Third-party supply chains should support the service’s claimed implementation of all security criteria.

Cloud services rely on goods and services from outside sources. Therefore, if this concept is not implemented, a supply chain breach could jeopardize the service’s security and interfere with the application of other security principles.

#10 User Management Security

The next in cloud security principles is user management security. Tools for managing your use of a service securely should be made available by the provider.

Your service provider should give you the tools to control your access to their service securely, prohibiting unauthorized access to and alteration of your data, applications, and resources.

As with role-based access control (RBAC), access control should be based on specific permissions applied to a human or machine identity. In this model, each fine-grained authorization is scoped to one or more resources and granted to a role (the identity). This makes creating roles with only access to the resources needed to fulfill their intended function is possible.

#11 Authorized Identity and Authentication

Only authenticated and authorized users should be able to access service interfaces.

Only an authenticated and authorized identity, whether a user or a service identity, should have access to services and data.

You must have faith in the authentication process used to establish the identity of the person performing the access in order to implement effective access control as outlined in Principle 9: secure user management.

Weak authentication to these interfaces may allow unauthorized access to your systems, leading to data theft or alteration, service changes, or denial of service attacks.

#12 Protection of External Interface

All external or less reliable service interfaces need to be located and protected. This is an essential point in cloud security principles.

Defensive measures include application programming interfaces (APIs), web consoles, command line interfaces (CLIs), and direct connect services. Additionally, any interfaces to your services are created on top of the cloud service and the administration interfaces used by the cloud provider and you to access the service.

The impact of a compromise may be more significant if any open interfaces are private (such as management interfaces). You can connect to cloud services using various methods, exposing your corporate systems to differing degrees of risk.

#13 Service administration security

Cloud service providers ought to appreciate the importance of administrative systems.

While keeping in mind their high value to attackers, the design, deployment, and management of the administration systems utilized by your cloud provider should adhere to business best practices.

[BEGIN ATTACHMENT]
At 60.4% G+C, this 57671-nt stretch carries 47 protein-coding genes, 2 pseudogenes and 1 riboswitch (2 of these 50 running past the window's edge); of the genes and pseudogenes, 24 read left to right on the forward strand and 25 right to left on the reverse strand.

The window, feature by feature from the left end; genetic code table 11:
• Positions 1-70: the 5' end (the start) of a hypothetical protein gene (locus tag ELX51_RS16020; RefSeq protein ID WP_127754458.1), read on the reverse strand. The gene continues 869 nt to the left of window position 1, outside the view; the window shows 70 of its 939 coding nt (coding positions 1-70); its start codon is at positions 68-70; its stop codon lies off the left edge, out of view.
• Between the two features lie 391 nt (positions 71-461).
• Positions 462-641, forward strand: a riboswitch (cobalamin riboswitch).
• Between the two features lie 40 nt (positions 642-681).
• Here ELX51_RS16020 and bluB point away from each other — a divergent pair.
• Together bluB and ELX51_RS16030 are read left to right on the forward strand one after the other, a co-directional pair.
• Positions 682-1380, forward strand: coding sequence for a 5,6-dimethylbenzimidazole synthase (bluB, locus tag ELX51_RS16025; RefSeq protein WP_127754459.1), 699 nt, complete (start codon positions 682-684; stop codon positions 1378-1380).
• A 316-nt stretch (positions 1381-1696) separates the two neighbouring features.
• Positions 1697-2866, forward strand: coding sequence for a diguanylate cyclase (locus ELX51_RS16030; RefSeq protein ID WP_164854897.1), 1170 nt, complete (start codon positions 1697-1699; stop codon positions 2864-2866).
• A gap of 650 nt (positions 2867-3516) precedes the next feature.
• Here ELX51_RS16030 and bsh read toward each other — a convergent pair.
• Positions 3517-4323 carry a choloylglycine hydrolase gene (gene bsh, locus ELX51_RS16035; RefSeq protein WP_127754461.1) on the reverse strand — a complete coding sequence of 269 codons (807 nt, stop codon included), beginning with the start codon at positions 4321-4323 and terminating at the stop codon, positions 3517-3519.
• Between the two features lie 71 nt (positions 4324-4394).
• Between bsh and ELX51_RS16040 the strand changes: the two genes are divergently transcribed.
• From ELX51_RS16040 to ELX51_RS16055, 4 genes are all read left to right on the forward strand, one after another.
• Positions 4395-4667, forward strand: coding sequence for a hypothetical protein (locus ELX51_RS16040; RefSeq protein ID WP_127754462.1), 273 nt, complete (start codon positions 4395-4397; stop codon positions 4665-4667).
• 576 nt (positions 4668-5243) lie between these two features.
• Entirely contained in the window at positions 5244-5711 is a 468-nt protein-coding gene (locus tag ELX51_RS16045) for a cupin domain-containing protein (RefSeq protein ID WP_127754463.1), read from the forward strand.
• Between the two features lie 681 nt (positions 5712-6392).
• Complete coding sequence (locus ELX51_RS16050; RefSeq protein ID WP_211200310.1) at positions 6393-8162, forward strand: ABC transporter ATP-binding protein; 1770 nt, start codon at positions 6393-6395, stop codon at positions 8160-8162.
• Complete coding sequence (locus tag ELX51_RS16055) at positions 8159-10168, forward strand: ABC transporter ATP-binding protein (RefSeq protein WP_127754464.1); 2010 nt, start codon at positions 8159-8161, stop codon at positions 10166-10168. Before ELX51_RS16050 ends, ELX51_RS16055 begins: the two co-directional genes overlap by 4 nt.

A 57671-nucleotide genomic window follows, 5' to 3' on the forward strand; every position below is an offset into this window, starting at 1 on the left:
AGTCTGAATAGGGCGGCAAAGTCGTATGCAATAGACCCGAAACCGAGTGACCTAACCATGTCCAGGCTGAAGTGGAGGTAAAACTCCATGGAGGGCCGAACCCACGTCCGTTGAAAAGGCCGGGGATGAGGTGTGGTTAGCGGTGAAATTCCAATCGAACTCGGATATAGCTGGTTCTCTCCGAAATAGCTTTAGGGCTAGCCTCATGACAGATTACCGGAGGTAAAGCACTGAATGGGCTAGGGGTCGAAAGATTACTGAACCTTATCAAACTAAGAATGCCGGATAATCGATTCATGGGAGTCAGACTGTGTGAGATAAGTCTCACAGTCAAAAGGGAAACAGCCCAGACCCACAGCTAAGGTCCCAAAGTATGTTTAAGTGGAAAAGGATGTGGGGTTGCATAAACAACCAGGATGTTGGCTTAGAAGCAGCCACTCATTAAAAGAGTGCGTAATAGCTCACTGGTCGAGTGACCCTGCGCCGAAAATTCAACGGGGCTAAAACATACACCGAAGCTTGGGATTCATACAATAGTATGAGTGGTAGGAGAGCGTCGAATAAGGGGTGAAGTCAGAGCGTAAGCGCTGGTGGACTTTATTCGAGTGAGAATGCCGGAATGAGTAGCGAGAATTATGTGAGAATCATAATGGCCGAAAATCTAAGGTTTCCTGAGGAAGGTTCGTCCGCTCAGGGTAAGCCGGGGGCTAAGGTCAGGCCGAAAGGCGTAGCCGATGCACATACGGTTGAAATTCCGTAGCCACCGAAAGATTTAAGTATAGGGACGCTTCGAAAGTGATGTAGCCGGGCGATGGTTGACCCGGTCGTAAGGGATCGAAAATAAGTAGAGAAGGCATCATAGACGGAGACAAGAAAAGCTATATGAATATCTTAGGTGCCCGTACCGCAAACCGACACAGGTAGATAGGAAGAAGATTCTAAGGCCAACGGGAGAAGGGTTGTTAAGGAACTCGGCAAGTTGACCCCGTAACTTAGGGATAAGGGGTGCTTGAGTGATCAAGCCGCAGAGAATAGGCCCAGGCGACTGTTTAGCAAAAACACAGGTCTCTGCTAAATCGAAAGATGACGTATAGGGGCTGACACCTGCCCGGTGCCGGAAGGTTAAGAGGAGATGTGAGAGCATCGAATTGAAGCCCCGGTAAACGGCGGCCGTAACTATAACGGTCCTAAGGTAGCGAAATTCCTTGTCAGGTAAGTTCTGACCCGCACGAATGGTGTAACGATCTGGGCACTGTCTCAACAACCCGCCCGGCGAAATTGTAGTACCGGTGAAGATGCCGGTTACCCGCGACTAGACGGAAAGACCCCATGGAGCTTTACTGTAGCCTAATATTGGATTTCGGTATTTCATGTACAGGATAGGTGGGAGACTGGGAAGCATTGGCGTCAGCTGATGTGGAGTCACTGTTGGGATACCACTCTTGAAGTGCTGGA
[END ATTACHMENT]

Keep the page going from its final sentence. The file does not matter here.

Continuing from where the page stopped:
Highly privileged systems used by the vendor for cloud service administration will have access to that service. Their compromise would have a big impact, allowing someone to get beyond security measures and steal or tamper with huge amounts of data.

#14 Issue Security Alerts and Audit Information

The next in cloud security principles is issuing security alerts and audit information. Providers should provide the logs required to track user access to your service and the data stored there.

You should be able to recognize security issues and have the knowledge required to establish how and when they took place.

The audit information required to investigate occurrences involving your usage of the service and the data stored within should be made available. Your capacity to react to inappropriate or malicious conduct in a timely manner will directly depend on the sort of audit information you can access.

The cloud provider should immediately deliver security alerts in formats that suit your requirements. A written form for operations staff and a structured, machine-readable format for automated analysis should be included.

To enable you to routinely test your alert processing without waiting for an actual event, the cloud provider should provide a way to simulate alerts and record every alert type they can send.

#15 Secure use of the Service

Your cloud service provider should make it simple to fulfill your obligation to adequately protect your data.

Even if your provider adopts a secure-by-default policy, you must still configure your cloud services. You should use our guide to using cloud services safely to determine whether their recommendations satisfy your security requirements. Audit your configuration on a regular basis as part of a penetration test or comprehensive security review.


Cloud security faces various difficulties and potential growth areas, and security principles can assist enterprises in bridging these gaps. All users and businesses must adequately understand the threats in the cloud security landscape and follow the Cloud Security Principles. The funding and efforts an organization allocates to cloud security must be balanced with user convenience and time-to-market.